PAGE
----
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The Soundcore Liberty 2 Pro Are the Best True Wireless Earbuds You’ll Find for $129

Rating: 8/10 ?
  • 1 - Absolute Hot Garbage
  • 2 - Sorta Lukewarm Garbage
  • 3 - Strongly Flawed Design
  • 4 - Some Pros, Lots Of Cons
  • 5 - Acceptably Imperfect
  • 6 - Good Enough to Buy On Sale
  • 7 - Great, But Not Best-In-Class
  • 8 - Fantastic, with Some Footnotes
  • 9 - Shut Up And Take My Money
  • 10 - Absolute Design Nirvana
Price: $50
headphones sat on a CD and CD case displaying brand logo
Ste Knight / Review Geek

Soundcore—Anker’s audio arm—has gone above and beyond expectations with its Liberty 2 Pro True Wireless Earbuds. Here’s why it’s producing studio-quality sound with an affordable price tag.

Comparatively speaking, Anker hasn’t been on the audio scene for very long, but it has achieved plenty within the 5 years that it has been producing such hardware, proving that the Anker brand isn’t all about their charging units.

The company launched its first Bluetooth speaker back in 2014 and has continued to improve on its audio offerings in the years since. So, when the opportunity to review the new Soundcore Liberty 2 Pro True Wireless earbuds (phew – mouthful) presented itself, I jumped on it.

With this in mind, let’s take a look at how they fared.

Comfortable, eventually

headphones shown from above with wing and eartip details
Ste Knight / Review Geek

The first thing that I noticed, which is an important factor where any wireless headphones are concerned, was the lightweight design. Despite packing in plenty of cool features (not to mention the studio-quality sound), the headphones aren’t cumbersome or overly heavy, meaning they are comfortable to wear.

The box contains several pairs of spare ear tips, meaning you can tailor the headphone to suit your ear canals. The box also contains three different options where the Gripfit ear-wings were concerned, further adding to the customizable comfort factor.

I noticed that they didn’t protrude too far from the sides of my head when I was wearing them, too, so I didn’t look like one of Doctor Who’s Cybermen when they were in-ear. Wearing a coat with a rigid or high collar didn’t seem to affect the earphones either; they still felt like they were held securely in place.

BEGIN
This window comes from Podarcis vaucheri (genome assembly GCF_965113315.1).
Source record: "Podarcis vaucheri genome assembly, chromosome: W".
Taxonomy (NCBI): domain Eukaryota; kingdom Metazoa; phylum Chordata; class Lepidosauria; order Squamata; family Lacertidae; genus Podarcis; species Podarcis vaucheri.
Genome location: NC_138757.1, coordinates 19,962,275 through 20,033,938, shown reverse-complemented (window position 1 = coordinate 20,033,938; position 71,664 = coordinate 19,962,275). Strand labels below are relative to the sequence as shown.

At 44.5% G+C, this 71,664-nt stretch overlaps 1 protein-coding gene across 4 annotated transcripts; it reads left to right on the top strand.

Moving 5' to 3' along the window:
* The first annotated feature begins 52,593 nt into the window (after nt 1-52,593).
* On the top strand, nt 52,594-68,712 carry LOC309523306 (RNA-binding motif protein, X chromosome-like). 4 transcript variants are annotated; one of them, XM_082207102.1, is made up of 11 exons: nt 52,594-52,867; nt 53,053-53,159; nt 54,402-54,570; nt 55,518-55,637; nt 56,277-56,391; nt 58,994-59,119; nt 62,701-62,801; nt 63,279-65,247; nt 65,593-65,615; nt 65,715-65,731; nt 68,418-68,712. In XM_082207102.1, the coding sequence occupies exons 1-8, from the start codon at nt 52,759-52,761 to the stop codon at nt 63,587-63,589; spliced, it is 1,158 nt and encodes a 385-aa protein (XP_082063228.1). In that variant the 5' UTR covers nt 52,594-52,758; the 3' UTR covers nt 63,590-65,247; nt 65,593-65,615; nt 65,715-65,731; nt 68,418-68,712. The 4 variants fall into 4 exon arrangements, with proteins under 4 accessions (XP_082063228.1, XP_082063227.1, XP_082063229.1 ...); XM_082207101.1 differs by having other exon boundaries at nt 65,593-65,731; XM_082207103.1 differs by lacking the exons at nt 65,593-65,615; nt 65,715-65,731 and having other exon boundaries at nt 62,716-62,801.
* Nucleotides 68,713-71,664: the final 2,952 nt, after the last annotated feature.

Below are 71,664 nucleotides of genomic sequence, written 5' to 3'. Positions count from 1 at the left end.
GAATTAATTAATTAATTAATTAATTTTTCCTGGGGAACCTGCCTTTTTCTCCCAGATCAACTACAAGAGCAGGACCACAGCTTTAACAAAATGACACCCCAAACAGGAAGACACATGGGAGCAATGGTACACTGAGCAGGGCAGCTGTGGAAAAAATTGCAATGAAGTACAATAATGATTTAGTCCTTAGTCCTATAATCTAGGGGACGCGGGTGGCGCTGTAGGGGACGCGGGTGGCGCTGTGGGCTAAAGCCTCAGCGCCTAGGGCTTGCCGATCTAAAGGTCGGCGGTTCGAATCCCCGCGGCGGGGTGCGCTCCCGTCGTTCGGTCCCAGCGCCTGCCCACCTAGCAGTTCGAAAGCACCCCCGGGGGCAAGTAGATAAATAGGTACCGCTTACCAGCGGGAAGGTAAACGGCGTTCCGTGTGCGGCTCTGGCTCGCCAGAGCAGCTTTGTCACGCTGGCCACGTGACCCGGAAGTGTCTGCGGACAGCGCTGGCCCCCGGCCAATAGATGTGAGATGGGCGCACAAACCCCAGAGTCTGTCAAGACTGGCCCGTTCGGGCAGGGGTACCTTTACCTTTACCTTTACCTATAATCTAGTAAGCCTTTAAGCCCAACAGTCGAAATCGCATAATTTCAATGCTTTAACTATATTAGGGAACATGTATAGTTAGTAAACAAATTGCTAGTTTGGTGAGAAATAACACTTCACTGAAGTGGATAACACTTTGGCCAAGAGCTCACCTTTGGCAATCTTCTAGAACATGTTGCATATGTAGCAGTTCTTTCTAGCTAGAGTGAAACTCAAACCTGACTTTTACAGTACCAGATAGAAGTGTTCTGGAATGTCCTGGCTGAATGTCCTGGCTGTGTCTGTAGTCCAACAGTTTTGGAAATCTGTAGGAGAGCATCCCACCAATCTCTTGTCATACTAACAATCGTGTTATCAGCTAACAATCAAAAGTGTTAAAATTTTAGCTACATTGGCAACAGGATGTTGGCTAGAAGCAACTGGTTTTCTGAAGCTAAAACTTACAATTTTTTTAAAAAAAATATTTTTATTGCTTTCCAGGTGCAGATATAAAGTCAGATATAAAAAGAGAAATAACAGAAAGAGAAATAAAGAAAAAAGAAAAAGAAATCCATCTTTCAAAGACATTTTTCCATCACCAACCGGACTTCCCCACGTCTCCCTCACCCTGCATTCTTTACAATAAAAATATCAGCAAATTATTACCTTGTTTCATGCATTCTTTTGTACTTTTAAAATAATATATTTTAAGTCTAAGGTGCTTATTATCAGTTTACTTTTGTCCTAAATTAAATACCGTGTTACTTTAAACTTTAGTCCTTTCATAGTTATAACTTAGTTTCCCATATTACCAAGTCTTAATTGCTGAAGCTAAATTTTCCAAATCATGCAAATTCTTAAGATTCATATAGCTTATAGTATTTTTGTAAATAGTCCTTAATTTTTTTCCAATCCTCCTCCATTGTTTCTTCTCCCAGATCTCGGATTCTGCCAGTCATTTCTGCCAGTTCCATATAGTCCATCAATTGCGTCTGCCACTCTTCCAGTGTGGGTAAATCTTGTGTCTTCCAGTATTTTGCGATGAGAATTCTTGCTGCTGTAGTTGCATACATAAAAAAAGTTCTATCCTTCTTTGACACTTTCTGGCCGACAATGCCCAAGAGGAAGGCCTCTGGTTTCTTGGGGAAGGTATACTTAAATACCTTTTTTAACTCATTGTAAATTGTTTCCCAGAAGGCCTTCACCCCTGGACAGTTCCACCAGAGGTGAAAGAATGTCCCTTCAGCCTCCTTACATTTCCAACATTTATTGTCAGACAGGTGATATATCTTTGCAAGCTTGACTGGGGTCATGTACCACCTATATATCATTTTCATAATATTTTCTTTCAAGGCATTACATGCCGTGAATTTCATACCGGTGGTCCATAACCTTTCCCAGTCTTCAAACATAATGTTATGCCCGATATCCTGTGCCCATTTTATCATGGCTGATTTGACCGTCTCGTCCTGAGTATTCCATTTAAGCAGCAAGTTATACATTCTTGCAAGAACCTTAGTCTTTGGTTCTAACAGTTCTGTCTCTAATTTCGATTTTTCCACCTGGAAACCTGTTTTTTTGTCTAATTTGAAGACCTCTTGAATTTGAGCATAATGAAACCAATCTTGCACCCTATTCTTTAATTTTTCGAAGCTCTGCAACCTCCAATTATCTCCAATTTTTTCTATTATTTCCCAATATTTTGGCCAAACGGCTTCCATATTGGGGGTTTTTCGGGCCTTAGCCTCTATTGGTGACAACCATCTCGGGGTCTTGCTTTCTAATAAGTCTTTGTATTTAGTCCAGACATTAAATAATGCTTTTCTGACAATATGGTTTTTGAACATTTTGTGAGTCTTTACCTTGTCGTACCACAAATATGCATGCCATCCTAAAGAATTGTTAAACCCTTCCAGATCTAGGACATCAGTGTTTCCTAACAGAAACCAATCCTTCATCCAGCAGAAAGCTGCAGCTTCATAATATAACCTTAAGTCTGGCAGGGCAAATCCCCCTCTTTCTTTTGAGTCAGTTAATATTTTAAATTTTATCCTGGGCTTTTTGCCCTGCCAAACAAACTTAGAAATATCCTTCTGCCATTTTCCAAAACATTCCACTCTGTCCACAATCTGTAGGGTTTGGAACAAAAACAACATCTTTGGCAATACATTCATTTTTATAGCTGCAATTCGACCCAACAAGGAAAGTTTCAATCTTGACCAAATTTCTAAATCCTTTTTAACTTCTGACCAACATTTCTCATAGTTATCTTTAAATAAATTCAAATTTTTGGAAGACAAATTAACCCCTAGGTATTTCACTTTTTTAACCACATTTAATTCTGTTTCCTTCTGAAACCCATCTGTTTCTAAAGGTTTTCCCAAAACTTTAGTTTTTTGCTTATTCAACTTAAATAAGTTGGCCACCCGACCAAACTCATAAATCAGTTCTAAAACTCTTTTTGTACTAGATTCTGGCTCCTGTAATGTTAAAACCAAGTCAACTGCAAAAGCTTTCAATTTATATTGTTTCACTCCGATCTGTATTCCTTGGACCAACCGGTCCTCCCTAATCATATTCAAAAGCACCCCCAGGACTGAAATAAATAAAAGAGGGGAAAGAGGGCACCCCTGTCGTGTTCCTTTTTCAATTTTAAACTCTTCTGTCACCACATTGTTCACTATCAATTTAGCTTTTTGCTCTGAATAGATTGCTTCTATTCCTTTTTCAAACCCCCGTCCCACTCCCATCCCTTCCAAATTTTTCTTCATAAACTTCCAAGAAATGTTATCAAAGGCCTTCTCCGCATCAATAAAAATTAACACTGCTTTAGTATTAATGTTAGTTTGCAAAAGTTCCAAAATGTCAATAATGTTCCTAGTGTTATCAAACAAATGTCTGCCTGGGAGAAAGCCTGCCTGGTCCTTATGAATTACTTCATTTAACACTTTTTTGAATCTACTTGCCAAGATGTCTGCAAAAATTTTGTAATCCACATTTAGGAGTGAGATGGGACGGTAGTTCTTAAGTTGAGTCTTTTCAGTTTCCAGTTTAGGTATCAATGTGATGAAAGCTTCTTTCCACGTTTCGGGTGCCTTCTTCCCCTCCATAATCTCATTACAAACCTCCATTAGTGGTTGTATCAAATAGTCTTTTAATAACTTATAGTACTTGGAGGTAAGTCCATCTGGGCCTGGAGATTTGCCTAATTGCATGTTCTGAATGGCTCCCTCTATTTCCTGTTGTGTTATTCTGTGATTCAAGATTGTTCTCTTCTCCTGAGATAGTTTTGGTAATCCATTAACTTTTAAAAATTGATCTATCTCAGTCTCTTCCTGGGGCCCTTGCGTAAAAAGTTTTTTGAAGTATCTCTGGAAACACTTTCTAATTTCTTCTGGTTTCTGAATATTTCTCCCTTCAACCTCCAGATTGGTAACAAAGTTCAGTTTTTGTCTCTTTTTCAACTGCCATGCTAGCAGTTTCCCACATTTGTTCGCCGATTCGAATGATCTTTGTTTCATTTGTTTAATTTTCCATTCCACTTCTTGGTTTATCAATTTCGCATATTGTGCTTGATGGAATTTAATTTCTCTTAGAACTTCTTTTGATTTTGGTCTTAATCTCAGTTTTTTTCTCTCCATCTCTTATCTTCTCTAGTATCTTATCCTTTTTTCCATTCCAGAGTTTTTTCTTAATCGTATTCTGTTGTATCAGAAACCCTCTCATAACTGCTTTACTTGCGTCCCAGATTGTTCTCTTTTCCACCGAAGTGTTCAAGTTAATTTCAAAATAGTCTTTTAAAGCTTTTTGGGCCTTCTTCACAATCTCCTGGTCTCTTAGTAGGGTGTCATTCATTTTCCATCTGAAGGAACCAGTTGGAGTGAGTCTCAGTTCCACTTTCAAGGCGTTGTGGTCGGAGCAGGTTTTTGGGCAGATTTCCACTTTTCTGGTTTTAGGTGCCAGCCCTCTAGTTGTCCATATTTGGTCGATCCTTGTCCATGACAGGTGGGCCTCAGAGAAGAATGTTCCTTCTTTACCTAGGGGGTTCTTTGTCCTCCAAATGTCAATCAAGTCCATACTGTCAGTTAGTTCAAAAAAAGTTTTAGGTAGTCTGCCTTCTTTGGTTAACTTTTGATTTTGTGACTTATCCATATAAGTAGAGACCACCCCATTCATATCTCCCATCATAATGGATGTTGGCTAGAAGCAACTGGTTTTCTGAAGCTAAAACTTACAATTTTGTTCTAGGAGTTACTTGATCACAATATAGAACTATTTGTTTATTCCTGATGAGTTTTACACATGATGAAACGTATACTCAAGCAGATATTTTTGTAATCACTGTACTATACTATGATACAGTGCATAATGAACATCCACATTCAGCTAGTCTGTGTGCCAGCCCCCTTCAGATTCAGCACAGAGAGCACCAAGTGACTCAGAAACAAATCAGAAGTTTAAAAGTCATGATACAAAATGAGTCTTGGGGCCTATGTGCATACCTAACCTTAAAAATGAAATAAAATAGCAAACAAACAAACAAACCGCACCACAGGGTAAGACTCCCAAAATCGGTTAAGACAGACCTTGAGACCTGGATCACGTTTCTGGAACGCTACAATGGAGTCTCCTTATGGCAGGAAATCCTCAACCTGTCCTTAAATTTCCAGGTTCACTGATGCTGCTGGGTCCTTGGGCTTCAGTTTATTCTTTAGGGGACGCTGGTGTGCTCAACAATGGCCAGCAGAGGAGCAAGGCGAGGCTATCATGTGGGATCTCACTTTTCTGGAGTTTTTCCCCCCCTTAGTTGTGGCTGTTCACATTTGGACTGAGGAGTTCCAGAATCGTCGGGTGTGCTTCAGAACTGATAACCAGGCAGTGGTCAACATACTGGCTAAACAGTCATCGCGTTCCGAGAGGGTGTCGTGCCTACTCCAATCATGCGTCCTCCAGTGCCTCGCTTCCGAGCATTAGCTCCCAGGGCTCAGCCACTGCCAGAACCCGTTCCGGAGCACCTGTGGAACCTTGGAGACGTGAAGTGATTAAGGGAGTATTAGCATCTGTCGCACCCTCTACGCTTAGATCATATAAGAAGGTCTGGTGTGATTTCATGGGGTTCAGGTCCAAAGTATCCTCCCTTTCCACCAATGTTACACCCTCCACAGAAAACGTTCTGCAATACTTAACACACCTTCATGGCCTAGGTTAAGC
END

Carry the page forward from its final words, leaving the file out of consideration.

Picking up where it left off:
I did have to tinker around with the tips and wings, though. Wearing them for a couple of days made me realize that I needed to use the smallest ear tips as they were obviously putting too much pressure on the inside of my ear canals, causing them to become tender.

the range of ear tips and wings
Ste Knight / Review Geek

The ear-wings were the same story, as using a pair that were too big caused pain in both my ear canal (from the tips being pushed in one direction) and my outer ear (from the wings pushing against my ear cartilage.

I can’t help but feel that the wings could have been more of a hook-like design, rather than an oval shape. This would have made them feel less rigid while still holding them in place. Once I had the headphones properly configured, though, they fit snugly and without any discomfort at all.

Their lightweight nature meant that I also wasn’t concerned that a sharp head movement would send either ear’s earbud flying through the air, on a suicide mission underneath the wheels of the nearest moving vehicle.

The headphones carry an IPX4 water-resistance rating, meaning that they’re perfect for using in the gym or for other exercises as they’re sweat-resistant. Just don’t wear them for swimming, because they aren’t waterproof. It is advisable to dry them afterward if you do exercise with them. They remain secure and comfortable even during a long session on the treadmill.

You’re (Mostly) in Control

detail of button on top of the right headphone
Ste Knight / Review Geek

Located at the top of each headphone is a control button that can be customized in the Soundcore app (IOS/Android). This allows you to pick one of three commands for each headphone: Next/Previous, Voice Assistant, and Volume Up/Down. You can only have two of these three commands in use at any time.